I also am in a company that does mental health and in the schools too. What a long way we are from access and coverage. In Minneapolis they want you to fill out a form to be a provider but then “probably won’t use you.” So they are likely well staffed. Hm. In schools where we are we do not have access to under-insured, uninsured children and some clients have co-pays that are more than we charge for the service. The greatest frustration is that parents must sign treatment plans and various other items but often they will not-they are strangers to the school. We can go in the homes but one mother won’t come in to sign the treatment plan and won’t let us in the home because “I am not the problem”. She is. Transition is a joke. We in the schools have to call it a “process” not a service because that is the best that can be said-there is precious little there for services at the end of the process. The new Assertive Community Treatment service has great promise but is a ways from implementation.

    Beth is right the residential, foster care and other services have been starved and DHS itself sees them as ‘stranger care” thinking that adoption is the answer to all the ills of the world just now-the new fad cure-ignoring the failed adoptions running the streets homeless. The newspapers will cover this mess with one word-inadequate- and the public will come to believe that government has once again fallen down in a world where parents struggle, armed with their rights and guns, and resources have been reduced because we voted to do so. Meanwhile we ask too infrequently, “how are the children doing?”

  6. Submitted by Paul Scott on 12/17/2012 - 02:29 pm.

    NAMI Statistics

    I would be skeptical about the 1 in 5 statistic. It is used to justify the drugging of well kids and well adults and is a centerpiece of dubious disease awareness campaigns. Plus, a lot of these drugs promote violence. NAMI means well but has little insight on the fact of their good will and the “stigma of mental illness meme” having long since been appropriated by the drug industry.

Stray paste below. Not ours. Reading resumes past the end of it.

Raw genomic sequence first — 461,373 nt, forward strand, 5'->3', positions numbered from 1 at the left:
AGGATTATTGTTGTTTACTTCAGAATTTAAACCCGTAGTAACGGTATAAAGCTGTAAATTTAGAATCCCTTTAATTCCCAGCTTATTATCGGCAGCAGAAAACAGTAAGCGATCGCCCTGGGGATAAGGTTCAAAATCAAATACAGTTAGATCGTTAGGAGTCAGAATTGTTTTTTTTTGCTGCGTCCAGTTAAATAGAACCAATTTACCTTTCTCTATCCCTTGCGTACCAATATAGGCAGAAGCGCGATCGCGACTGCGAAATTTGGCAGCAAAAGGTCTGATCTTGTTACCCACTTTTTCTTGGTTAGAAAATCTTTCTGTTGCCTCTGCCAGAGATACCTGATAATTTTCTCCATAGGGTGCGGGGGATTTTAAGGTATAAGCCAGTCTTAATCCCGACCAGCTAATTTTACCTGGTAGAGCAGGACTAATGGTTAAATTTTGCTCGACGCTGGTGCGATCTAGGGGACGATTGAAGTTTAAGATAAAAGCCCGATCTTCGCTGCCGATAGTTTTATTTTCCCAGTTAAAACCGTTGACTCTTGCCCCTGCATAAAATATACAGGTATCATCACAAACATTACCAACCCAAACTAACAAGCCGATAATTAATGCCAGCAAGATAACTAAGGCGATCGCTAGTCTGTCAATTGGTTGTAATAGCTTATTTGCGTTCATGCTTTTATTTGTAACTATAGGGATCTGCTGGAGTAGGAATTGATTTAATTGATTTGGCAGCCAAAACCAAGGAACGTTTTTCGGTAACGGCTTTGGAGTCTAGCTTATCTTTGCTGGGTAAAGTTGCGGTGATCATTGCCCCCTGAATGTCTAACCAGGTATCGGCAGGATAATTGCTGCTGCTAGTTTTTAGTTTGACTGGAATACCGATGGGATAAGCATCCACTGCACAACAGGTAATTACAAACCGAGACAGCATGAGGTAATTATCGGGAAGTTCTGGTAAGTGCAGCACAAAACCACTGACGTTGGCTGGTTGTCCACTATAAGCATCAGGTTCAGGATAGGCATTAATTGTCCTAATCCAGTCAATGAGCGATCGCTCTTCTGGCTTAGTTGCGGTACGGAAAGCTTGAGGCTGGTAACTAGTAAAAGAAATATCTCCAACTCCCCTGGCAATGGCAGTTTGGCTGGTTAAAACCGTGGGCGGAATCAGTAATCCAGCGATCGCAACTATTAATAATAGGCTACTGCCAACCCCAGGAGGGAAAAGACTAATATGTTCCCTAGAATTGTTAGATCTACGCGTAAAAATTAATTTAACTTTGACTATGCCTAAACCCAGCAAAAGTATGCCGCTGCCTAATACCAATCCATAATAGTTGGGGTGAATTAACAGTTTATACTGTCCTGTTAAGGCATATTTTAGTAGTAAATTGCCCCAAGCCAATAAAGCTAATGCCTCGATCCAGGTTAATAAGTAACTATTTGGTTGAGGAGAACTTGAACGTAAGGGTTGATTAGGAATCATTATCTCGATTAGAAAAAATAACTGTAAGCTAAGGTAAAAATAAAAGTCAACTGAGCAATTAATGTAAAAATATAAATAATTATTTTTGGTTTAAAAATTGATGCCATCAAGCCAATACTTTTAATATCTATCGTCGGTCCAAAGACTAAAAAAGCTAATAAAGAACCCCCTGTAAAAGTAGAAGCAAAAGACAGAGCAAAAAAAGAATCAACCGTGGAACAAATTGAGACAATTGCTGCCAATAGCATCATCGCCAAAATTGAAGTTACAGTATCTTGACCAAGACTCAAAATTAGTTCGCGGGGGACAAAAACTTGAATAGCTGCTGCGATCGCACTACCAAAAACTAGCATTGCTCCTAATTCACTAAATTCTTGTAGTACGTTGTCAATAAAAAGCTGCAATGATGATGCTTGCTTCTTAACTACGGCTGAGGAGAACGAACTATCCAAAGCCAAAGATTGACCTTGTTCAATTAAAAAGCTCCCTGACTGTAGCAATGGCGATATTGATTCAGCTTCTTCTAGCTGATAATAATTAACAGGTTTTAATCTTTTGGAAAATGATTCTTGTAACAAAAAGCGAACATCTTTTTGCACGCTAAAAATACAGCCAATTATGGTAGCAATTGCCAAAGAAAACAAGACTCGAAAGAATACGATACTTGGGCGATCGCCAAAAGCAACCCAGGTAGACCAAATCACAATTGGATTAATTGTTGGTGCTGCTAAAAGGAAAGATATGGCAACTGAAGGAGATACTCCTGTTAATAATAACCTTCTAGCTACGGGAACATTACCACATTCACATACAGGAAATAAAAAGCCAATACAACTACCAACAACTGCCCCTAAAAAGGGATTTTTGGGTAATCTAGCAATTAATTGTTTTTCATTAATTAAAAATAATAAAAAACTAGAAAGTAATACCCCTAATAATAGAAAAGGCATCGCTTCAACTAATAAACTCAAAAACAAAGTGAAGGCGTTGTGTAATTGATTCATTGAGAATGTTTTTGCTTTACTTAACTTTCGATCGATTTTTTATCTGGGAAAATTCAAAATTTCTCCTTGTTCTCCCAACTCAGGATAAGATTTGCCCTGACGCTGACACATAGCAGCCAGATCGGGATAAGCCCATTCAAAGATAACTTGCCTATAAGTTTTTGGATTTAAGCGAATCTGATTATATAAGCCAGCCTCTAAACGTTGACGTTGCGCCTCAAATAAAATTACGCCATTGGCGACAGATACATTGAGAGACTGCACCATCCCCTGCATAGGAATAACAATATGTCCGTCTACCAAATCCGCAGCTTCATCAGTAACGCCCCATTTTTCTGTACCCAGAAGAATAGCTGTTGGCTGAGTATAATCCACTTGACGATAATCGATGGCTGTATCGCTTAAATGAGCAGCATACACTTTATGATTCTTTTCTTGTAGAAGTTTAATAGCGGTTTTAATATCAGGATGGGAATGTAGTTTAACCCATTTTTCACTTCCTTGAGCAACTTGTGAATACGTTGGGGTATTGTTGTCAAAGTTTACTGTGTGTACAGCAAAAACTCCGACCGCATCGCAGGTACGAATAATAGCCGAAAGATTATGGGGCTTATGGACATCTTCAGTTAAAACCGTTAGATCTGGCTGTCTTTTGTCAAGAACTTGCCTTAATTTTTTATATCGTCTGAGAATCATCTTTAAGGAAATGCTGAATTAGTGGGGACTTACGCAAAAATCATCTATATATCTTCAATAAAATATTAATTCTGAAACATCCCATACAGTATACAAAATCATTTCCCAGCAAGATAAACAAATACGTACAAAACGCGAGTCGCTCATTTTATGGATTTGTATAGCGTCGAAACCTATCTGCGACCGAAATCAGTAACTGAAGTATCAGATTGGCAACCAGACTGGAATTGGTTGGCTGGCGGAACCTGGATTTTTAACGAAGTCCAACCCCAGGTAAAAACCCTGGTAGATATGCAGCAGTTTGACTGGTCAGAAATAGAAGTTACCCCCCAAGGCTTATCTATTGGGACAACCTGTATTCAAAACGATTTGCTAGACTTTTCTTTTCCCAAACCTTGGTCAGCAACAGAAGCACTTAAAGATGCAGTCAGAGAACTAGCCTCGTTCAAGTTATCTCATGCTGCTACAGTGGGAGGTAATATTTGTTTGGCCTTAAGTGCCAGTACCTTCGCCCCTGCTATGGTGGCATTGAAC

7. Submitted by Nick Magrino on 12/17/2012 - 03:58 pm.

    I worry that, in a way, we’re getting at fifty percent of the problem here when we try talk about mental health in America, and especially children’s mental health. Or not even fifty percent, more like fifty percent of each half of the problem.

    We clearly underemphasize major mental health issues. There are far too many people walking around Nicollet Mall on any given day angrily having conversations with themselves. It’s especially sad now that’s it’s winter, and you often see these people in a light jacket yelling at a wall or into empty space. That’s a problem that’s easy to solve–instead of forcing our mentally-disabled homeless into a rotating mess of shelters, homeless, drug addiction, etc, we really ought to think about reinstitutionalizing a lot of those folks. If we can afford to have 80+ flavors of Doritos, we can get the chronically homeless off the streets and into care.

    But at the same time, we clearly overemphasize minor mental health issues. Does anyone really think *twenty percent* of kids have a diagnosable mental illness? Does anyone who doesn’t own stock in Pfizer think that’s a good idea? Adults really need to take a step back and consider what they’re doing here. Consider the effects of telling a seven or eight year old kid that their brain is broken, and that they need to be fixed, and that they need to take these pills everyday, forever, and that they need to see a shrink every couple weeks, and be put in a special class, etc etc etc.

    I came of age somewhat recently, and I don’t see this all playing out well. Teen problems aren’t teen problems anymore–your brain doesn’t work right. You have a disorder. You have an illness. Don’t underestimate the power of a man or woman in a white labcoat to completely wreck kids’ lives. They’re an impressionable bunch, and pathologizing personality traits is great for pharmaceutical companies’ bottom lines.

    I guess a good way to think about it would be to compare it to an auto mechanic. Everyone is skeptical that an auto mechanic is going to use their perceived knowledge of their field to rip you off and sell you stuff you don’t need. Hopefully parents will start being half as cautious before loading fifth graders up with diagnoses and medications that will impact them for the rest of their lives.

    • Submitted by Rachel Kahler on 12/18/2012 - 09:17 am.

      Very good points

      I think you analyzed the situation quite well. We’re paying too little attention to the big problems and way too much on the little problems. Probably both as a matter of inconvenience. I don’t buy that 20% of kids at any given time suffers from a mental health issue. It’s possible that 20% of kids may suffer from a mental health issue over the course of childhood. I don’t know, though, that Beth was suggesting that “treatment” necessarily means drugs. Counseling is often sufficient, and should be included when drugs ARE used. Unfortunately, access to counseling, even school counselors, is pretty limited due to understaffing and other issues.